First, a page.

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per
November 3rd, 2010, 03:07 PM
Does anyone know of a program that can parse a CP/M 2.2 disk images for file entries on a recent PC? The program I wish to exist should be able to handle disks of various different Heads per disk/Tracks per side/Sectors per Track/Bytes per secror values.

Writing such a program shouldn't be too hard, as the CP/M disk structure is fairly well known. Generally the two first tracks consist of boot data, while the file directory starts at the third track, immediately followed by data.

Each entry in the table consists of 32 bytes, as explained here:
http://www.cpm8680.com/cpmtools/cpm.htm

In my case the disk has 1 side, 40 tracks, 10 sectors per track, and 512 bytes per sector. It follows the standard with the filetable and data starting at the third track, and the table consist of 40 entries.

I know I can just use 22Disk, but that's quite too much a hassle when dealing with emulators.

tezza
November 3rd, 2010, 03:53 PM
I haven't looked into it but would Omniflop (http://www.shlock.co.uk/Utils/OmniFlop/OmniFlop.htm) be a possible contender?

Tez

per
November 3rd, 2010, 04:29 PM
I haven't looked into it but would Omniflop (http://www.shlock.co.uk/Utils/OmniFlop/OmniFlop.htm) be a possible contender?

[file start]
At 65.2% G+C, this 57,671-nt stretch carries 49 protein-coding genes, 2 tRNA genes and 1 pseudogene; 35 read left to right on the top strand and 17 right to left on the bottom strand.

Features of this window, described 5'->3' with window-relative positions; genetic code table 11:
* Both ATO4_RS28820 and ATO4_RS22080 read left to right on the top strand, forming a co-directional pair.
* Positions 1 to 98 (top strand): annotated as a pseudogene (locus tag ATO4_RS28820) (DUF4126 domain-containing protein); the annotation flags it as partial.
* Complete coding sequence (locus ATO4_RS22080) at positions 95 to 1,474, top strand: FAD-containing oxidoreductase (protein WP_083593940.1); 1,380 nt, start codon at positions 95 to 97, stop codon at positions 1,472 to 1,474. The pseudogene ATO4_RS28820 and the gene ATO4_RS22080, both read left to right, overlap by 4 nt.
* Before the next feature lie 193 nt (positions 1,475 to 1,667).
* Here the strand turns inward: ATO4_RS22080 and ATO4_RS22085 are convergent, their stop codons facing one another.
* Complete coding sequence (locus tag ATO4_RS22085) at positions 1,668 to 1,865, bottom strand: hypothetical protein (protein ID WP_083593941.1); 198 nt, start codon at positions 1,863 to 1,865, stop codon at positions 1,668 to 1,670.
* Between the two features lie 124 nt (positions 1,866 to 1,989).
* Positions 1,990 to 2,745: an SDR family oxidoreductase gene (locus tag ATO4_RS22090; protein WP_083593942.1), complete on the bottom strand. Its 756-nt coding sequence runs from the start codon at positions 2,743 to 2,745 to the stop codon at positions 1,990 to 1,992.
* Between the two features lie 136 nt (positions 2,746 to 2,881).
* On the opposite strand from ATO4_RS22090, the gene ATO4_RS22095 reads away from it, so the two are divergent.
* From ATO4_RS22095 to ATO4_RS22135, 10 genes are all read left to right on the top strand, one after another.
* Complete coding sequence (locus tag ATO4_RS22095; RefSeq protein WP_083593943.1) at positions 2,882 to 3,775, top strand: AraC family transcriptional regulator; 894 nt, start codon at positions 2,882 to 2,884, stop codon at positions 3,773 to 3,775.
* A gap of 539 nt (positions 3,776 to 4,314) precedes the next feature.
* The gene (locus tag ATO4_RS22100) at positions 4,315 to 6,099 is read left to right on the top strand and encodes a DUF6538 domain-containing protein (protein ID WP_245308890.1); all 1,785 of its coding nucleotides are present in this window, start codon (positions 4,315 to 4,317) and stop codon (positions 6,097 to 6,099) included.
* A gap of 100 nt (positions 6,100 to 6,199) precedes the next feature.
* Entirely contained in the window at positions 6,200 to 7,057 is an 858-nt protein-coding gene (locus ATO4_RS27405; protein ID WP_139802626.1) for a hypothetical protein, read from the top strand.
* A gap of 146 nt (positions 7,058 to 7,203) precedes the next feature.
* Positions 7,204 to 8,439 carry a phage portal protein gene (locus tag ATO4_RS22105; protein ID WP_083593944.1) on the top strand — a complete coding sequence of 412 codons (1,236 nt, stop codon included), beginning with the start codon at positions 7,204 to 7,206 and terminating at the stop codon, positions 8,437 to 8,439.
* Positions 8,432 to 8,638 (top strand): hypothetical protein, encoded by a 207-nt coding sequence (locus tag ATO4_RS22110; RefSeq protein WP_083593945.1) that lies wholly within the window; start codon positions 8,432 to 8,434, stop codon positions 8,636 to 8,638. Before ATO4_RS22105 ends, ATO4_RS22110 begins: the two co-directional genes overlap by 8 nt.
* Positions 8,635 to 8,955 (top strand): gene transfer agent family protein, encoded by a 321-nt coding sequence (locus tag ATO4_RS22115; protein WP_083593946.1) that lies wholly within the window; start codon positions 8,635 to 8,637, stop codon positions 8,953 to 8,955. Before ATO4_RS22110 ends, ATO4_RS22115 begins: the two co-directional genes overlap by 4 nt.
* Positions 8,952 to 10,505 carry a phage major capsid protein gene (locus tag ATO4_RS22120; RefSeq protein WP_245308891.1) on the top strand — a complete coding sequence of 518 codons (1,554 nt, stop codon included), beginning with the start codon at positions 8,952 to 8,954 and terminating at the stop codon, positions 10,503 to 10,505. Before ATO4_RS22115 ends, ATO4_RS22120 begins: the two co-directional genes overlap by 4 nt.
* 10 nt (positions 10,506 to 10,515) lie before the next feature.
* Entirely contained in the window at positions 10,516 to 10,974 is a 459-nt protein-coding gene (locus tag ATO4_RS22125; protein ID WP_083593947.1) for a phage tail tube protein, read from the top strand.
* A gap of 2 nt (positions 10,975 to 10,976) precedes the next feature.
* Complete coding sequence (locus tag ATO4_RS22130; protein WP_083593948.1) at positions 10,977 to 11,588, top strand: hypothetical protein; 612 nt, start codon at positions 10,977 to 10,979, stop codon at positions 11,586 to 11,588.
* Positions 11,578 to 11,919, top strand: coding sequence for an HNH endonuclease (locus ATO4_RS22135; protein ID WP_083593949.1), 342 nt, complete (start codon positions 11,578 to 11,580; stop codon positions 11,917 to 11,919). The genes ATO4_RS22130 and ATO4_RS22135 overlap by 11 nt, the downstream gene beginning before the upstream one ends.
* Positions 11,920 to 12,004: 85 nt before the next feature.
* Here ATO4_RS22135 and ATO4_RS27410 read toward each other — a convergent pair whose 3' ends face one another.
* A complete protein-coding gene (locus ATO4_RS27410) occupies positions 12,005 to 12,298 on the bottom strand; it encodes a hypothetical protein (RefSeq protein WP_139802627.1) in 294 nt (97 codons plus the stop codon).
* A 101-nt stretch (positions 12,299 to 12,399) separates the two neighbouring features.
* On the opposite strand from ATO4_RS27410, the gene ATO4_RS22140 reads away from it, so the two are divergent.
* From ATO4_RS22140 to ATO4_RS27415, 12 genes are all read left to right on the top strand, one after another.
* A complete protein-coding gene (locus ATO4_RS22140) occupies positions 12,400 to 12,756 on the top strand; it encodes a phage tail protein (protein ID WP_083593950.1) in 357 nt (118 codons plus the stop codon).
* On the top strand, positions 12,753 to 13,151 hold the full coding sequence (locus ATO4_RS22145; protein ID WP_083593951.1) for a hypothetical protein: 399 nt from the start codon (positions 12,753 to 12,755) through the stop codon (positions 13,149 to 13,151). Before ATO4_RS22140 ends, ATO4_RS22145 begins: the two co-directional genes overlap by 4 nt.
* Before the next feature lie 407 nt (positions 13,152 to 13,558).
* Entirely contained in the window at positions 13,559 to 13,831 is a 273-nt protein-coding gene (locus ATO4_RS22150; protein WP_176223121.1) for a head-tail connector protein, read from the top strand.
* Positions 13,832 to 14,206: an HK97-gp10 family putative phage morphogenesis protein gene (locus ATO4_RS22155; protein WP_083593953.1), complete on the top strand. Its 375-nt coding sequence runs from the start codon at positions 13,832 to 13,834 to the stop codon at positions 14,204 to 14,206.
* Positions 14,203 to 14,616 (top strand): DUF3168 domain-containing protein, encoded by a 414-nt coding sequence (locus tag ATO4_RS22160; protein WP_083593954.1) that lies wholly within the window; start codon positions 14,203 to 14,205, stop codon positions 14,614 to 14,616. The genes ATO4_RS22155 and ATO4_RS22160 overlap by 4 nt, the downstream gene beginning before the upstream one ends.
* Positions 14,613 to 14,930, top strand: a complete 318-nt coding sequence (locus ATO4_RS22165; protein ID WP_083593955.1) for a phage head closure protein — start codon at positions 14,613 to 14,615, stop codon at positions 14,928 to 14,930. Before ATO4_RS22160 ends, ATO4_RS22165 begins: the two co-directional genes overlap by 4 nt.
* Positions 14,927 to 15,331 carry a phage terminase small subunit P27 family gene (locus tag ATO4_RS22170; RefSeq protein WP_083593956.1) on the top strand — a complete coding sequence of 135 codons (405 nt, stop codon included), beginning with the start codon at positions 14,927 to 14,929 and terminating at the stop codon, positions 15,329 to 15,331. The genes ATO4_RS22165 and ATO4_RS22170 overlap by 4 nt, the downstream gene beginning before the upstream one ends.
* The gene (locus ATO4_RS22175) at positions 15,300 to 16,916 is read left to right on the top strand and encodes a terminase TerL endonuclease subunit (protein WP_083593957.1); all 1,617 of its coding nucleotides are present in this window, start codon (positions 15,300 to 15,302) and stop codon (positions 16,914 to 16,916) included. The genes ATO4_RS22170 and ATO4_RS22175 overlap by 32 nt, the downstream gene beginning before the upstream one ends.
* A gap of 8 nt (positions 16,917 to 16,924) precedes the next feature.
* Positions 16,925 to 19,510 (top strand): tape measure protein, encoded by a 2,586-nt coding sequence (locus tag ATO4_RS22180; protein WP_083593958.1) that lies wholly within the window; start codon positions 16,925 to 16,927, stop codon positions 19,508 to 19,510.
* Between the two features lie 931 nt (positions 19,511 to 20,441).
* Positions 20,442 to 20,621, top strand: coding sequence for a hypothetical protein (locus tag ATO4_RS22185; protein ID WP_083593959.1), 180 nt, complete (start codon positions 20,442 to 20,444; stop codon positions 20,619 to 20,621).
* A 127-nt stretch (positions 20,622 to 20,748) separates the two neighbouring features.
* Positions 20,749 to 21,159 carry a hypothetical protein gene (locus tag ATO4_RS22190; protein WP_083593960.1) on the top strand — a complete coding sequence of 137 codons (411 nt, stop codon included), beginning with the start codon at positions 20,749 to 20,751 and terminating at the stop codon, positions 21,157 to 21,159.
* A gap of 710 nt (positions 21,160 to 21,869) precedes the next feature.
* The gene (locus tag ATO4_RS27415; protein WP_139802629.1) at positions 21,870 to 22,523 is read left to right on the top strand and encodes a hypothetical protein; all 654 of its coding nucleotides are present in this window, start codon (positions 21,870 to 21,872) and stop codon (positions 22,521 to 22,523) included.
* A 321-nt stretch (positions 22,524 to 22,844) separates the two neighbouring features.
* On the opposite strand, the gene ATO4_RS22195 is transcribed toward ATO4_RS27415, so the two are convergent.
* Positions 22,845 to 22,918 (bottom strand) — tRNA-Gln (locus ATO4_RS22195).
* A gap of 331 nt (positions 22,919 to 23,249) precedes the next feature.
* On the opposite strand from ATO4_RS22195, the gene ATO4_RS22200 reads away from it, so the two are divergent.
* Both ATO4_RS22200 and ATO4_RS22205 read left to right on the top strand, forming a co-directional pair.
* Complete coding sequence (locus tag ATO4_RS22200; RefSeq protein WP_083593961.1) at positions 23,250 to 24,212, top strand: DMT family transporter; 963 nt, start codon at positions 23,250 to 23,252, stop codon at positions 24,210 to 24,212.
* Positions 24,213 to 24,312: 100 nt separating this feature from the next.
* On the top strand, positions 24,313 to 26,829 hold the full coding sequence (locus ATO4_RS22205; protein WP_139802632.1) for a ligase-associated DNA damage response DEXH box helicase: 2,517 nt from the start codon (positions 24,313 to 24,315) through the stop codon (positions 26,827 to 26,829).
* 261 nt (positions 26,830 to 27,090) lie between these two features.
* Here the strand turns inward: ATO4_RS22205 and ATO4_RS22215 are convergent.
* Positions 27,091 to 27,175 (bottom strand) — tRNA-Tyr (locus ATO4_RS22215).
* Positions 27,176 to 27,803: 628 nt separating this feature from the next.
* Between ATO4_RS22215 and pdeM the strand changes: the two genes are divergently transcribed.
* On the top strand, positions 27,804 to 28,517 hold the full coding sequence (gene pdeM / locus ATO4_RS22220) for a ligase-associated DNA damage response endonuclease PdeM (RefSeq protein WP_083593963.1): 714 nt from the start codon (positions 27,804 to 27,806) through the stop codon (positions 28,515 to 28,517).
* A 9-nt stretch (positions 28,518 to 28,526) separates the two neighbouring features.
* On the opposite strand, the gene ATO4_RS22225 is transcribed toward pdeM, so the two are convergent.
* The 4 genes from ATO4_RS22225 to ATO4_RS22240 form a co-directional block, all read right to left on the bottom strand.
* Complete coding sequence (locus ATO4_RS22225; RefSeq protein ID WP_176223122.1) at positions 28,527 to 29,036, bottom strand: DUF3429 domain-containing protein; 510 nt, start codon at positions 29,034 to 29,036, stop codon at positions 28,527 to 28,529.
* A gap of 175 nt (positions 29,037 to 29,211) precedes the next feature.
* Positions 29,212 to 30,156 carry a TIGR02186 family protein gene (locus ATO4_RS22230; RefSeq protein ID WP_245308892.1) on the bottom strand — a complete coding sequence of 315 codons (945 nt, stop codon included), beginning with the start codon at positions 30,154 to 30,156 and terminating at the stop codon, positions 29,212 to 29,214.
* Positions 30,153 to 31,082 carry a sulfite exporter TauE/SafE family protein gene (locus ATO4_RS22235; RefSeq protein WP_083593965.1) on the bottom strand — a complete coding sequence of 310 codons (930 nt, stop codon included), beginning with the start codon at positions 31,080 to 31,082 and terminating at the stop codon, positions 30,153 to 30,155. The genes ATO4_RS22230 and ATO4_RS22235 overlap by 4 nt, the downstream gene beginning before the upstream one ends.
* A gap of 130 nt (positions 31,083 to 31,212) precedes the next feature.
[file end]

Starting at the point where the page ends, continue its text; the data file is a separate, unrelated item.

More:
Tez

Omniflop seems to base itself uppon an existing actual floppy drive (or a replacement of one). What I need is much simpler, just an utility to scan and edit the file as appropriate.

Reading out a file should be easy as long as one know how the extent and block pointer system works (should be trival). Writing requires some calculation, to make sure nothing gets overwritten and that every new block pointer for the added file turns out correct.

JohnElliott
November 4th, 2010, 03:56 PM
cpmtools (http://www.moria.de/~michael/cpmtools/) may help here.

RickNel
November 5th, 2010, 10:02 PM
Per -

Some years ago I wrote a program in QBasic just for this purpose. My CP/M system was defunct and I needed access to some old files. I used a DOS utility like Anadisk or Diskdump, I forget which, to read a full data image of each disk into a single DOS file. These were plain data images (including any bad sectors), not structured images like ImageDisk or TeleDisk.

The Qbasic routine interactively parses that dump file to locate the directory area, shows the directory, and extracts any selected file from the image into a DOS file.

This was for my own purposes and coded for the specific skew factor used on my disks. But it could be adapted for any CP/M diskette format so long as you know the skew factor or can calculate it by looking at the placement of data in the dump file. The Qbasic program reconstructs file data by following the CP/M directory block information in the dump file. It does not care about physical disk geometry.

Being Qbasic it is easy to read, test and modify.

If you are interested, send me a PM and I'll send you the code.

Rick

Chuck(G)
November 6th, 2010, 08:21 AM
The Qbasic program reconstructs file data by following the CP/M directory block information in the dump file. It does not care about physical disk geometry.

Rick, how does your program work when there's a side-to-side incremental skew or when the directory occurs in the middle of the disk? (Yes, there are some who did that). Or where there's only one sector with directory information in it and the layout is otherwise unknown?

RickNel
November 6th, 2010, 01:34 PM
Chuck - the intelligence of this program is limited (like that of its author).